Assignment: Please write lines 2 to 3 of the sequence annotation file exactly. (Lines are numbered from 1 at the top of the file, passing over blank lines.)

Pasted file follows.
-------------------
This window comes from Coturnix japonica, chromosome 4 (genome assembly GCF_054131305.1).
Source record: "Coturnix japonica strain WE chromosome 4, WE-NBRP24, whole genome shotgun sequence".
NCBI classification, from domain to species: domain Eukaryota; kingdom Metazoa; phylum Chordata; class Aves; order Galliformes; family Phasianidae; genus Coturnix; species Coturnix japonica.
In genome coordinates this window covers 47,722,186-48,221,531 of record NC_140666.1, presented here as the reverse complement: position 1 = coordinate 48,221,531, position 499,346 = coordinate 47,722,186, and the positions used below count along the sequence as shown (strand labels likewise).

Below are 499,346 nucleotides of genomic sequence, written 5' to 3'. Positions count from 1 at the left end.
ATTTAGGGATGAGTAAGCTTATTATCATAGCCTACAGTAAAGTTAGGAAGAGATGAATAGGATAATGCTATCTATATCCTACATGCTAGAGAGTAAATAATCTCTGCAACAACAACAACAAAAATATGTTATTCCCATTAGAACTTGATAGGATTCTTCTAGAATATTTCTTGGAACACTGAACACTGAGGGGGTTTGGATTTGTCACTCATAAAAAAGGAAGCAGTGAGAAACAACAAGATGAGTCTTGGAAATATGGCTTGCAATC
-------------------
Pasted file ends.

Source record: "Coturnix japonica strain WE chromosome 4, WE-NBRP24, whole genome shotgun sequence".
NCBI classification, from domain to species: domain Eukaryota; kingdom Metazoa; phylum Chordata; class Aves; order Galliformes; family Phasianidae; genus Coturnix; species Coturnix japonica.